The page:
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The US European Command has stepped up its force protection level for several bases in the region to its second-highest level.

This assessment was issued to clients of Dragonfly’s Security Intelligence & Analysis Service (SIAS) on 02 July 2024.

  • US military officials have said this is to reflect that ‘some form of terrorist action or targeting against personnel or facilities is likely’
  • In the absence of further detail, we assess the most plausible explanation is a threat from Iran- or Russia-linked hostile actors

The threat of hostile actions against US military entities appears to have risen in recent days. This seems to be due to escalating global hostilities, towards and involving the US, not least because of the wars in Gaza and Ukraine. The United States European Command (USEUCOM) on Sunday, 30 June, raised its force protection condition to Charlie, its second-highest level, for bases in Germany, Romania, Bulgaria and Italy. This level indicates that it has received some form of intelligence suggesting that ‘terrorist action or targeting’ at these bases is ‘likely’.

We doubt this change points to a higher risk to identifiably-US-linked entities and individuals outside of the military community. The threat seems specifically linked to US Air Force entities, and no US embassies in the region have issued any security alerts or adjusted their advice for civilians there. And wider disruption – such as from additional security measures at the affected bases – seems improbable; the bases are not located near large airports or business and transport hubs.

Imminent attack unlikely

The US does not seem to be anticipating any terrorist or sabotage incidents at its bases imminently. According to its own explanation of its threat levels at military bases, Charlie (the second highest) is used when ‘an incident occurs or intelligence is received indicating some form of terrorist action or targeting against personnel or facilities is likely’. The highest level (Delta) is used when this scenario is imminent. It nonetheless seems plausible that the US has received intelligence about a threat to certain bases in the region. The change applies to:

  • Aviano Air Base; northeast Italy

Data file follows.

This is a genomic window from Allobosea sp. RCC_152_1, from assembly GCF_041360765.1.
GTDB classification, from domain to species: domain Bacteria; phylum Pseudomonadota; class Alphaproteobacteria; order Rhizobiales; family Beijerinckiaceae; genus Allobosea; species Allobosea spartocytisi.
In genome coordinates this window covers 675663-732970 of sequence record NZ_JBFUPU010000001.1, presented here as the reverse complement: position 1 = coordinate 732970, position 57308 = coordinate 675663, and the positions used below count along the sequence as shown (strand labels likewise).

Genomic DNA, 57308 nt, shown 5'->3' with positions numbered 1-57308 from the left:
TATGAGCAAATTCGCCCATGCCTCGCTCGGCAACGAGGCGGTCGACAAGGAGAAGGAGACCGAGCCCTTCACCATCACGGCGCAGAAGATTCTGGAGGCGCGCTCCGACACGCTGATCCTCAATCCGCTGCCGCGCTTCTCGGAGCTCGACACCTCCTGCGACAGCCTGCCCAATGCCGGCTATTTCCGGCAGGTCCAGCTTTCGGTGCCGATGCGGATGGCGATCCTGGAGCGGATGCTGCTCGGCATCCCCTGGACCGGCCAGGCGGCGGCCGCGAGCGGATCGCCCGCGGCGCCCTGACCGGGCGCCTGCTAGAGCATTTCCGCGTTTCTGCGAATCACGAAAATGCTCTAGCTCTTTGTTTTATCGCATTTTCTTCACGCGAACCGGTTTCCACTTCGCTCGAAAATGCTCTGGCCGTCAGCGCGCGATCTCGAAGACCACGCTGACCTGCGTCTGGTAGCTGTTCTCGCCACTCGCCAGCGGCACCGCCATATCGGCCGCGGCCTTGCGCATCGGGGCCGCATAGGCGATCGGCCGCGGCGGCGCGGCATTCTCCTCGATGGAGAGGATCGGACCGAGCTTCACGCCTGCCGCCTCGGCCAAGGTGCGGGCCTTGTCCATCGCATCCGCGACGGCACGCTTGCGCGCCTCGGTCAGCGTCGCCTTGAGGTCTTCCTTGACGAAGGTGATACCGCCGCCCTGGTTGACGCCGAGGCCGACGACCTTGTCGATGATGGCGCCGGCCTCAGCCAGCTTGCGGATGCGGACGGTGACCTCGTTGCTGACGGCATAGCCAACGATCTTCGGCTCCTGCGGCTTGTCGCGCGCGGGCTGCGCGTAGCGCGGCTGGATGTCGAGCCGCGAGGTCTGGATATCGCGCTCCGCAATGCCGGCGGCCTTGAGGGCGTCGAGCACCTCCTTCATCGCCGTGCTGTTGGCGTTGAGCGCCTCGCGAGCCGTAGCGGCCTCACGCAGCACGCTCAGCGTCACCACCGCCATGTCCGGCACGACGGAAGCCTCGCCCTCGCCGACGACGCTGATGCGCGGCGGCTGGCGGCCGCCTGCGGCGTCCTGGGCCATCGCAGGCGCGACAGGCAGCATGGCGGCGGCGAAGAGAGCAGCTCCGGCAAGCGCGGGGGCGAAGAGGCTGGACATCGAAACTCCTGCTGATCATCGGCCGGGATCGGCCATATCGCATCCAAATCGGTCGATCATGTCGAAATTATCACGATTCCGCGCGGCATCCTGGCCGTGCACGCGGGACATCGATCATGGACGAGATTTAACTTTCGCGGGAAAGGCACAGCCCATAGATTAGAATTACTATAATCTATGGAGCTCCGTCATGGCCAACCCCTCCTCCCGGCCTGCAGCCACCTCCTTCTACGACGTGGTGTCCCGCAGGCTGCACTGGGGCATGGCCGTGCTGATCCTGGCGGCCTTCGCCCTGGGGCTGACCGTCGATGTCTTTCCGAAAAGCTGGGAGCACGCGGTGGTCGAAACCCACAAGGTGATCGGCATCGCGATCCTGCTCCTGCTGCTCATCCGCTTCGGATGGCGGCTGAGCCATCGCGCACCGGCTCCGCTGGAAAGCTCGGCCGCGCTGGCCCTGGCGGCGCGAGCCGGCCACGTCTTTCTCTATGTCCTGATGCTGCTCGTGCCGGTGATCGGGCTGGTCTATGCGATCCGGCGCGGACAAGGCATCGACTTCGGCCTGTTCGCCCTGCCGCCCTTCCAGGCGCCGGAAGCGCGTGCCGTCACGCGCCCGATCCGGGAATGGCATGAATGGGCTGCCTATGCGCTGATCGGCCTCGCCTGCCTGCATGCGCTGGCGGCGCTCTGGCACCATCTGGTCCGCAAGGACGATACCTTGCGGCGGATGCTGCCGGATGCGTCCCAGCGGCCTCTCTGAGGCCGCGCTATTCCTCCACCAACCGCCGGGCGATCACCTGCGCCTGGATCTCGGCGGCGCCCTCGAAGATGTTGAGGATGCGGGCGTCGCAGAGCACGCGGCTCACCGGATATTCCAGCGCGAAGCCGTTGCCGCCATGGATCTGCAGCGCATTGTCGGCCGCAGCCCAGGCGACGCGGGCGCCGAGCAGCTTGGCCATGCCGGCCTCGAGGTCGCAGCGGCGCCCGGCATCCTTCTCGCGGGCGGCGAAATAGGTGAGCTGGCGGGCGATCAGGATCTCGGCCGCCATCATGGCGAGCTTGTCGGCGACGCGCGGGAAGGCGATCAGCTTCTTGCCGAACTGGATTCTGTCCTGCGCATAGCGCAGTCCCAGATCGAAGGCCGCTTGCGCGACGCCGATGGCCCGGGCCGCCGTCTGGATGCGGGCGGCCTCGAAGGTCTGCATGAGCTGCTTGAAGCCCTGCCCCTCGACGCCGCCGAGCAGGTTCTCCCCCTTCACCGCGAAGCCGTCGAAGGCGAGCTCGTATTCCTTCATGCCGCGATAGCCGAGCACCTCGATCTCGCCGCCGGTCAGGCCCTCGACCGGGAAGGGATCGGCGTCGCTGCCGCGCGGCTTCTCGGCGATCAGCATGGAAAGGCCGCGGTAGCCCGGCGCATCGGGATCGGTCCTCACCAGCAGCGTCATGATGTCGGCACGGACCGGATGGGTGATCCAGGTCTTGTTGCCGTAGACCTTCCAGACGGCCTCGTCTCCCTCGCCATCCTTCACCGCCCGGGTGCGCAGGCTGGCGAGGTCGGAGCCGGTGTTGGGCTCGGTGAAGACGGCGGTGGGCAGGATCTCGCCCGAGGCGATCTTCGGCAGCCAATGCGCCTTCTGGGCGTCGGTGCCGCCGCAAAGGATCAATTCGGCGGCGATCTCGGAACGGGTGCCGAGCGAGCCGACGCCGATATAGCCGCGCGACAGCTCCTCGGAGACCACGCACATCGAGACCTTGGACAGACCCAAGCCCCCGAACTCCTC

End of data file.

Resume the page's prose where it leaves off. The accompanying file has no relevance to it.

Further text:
• Unspecified locations in Romania (in our analysis, likely to include Mihail Kogalniceanu Air Base in the southwest)
  • Unspecified locations in Bulgaria
  • Rheinland-Pfalz garrison unit; Rhineland-Palatinate, western Germany, including installations in Romania and Bulgaria
  • Ramstein Air Base; southern Germany
  • Spangdahlem Air Base; southwest Germany
  • Stuttgart USEUCOM HQ installations and Army Garrison; Stuttgart, Germany

That is based on reports by Stars and Stripes, a US military outlet that provides news to the armed forces community worldwide. While international media outlets have since reported that the threat change applies to all US military bases across Europe, these seem to reference the Stars and Stripes article. Our understanding of that article is that threat levels have only been raised at certain bases, garrisons and installations.

Source of threat unclear

USEUCOM has provided little to no information on where exactly this threat stems from. In a statement on 1 July, shortly after the alert, it said it is ‘constantly assessing a variety of factors that play into the safety of the US military community abroad’. Taking into account recent geopolitical developments, we assess the following to be the threats that plausibly underpin this warning:

Iran-affiliated hostile actors. Iran and the actors it supports seem to have stepped up hostile rhetoric in recent days, particularly around the consequences should Israel attack Lebanon, which we assess is likely in the coming months (see P-LBN/ISR-28-06-24 for more on this). The level of support that the US gives Israel both politically and militarily is very likely to have made its bases a priority target for such actors since the war in Gaza began.